Selena performs at the Astrodome during the Houston Livestock Show and Rodeo on February 26, 1995.

Few people have shaped Texas – and the world – so indelibly as musician Selena Quintanilla. Cynthia E. Orozco, professor of history at Eastern New Mexico University, knows this well. Orozco has written about Selena for the Texas State Historical Association’s Handbook of Texas and is co-editor of Mexican Americans In Texas History, which included an essay on Selena. In early December, more than 25 years after her Corpus Christi murder at the age of 23, Netflix released the first half of a biographical series on the singer’s life, causing mixed reviews and a call to reckon with the singer’s legacy. Orozco spoke to the Observer about Selena, her influence on her hometown of Corpus Christi, and Orozco’s own relationship with music.

Can you tell me about your research on Selena?

First, let me say that I am a native Texan, a Tejana, and grew up listening to Tejano music. The day after Selena’s death, I called the Texas State Historical Association. I had worked there from about 1989 to about ’92, writing 80 articles for the Texas Manual. The story of Tejano was my specialty and so was the story of women.

When she died, and even shortly before, she became a big star. It was a slow process. Of course the family had a long history with music, especially with Abraham Quintanilla, the father, with Los Dinos, his band from the late 50s to the 60s. And then of course the family ties later. So they had a long, long history.

Her legacy grew from the small rural communities where she would play to the tiny dance halls that had been around for decades and the urban Tejano nightclubs. From there it grew into city festivals. And it grew to a point where it wasn’t just about dancing – because it was originally more about dancing – and it was more about spectacle. So along with this change, she rose in tejano music and tejano dance. It was unusual because there were very few women who starred in Tejano’s music. It’s less so now, but it was a very male-dominated genre and it was difficult for women to penetrate. There were several other predecessors. The most important was probably Laura Canales.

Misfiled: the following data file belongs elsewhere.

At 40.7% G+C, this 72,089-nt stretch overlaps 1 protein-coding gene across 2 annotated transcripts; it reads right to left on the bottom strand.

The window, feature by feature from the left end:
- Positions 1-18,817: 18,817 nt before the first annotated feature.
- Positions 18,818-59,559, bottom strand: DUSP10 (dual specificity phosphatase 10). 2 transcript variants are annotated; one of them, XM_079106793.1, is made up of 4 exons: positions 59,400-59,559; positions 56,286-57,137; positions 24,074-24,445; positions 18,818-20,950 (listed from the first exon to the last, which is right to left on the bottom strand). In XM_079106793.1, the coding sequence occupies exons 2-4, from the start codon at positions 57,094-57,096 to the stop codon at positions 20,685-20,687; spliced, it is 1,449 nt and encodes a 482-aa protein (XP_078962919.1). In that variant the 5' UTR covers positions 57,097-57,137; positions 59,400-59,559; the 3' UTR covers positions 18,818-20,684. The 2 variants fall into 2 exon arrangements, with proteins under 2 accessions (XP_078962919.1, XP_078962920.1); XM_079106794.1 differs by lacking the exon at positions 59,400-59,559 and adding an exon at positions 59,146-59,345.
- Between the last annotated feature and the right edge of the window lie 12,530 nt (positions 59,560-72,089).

I would say that Selena’s expansion into Mexico also gave her more international appeal, and then of course her music appealed to anyone who understood typically Spanish. And then there were songs like Bidi Bidi Bom Bom that really appealed to kids and other people who may not have understood Spanish.

Her rise to fame has been slow and difficult, but I really think her death sealed her superstar more than anything. That happens sometimes: People don’t really see the importance of a person or how big or how important they are until they die.

How is your relationship with Selena and her music? Why did you choose to study it?

I grew up listening to tejano music on the radio stations. I come from Cuero. I grew up listening to the music from San Antonio. We’d also drive 30 miles to Victoria, Texas to dance to Tejano music at the Club Westerner. I feel Selena’s music. I like this music. But Selena was kind of a crossover star. Of course, right after she died, she started singing some in English, and of course she was fully bilingual. Non-Tejanos, non-Spanish speaking people, many of them didn’t know what Tejano music was or who Selena was. But after her death, Tejano’s music became a little better known outside of the Tejano community. If she hadn’t been killed, the general population would have known or heard of her more by that point.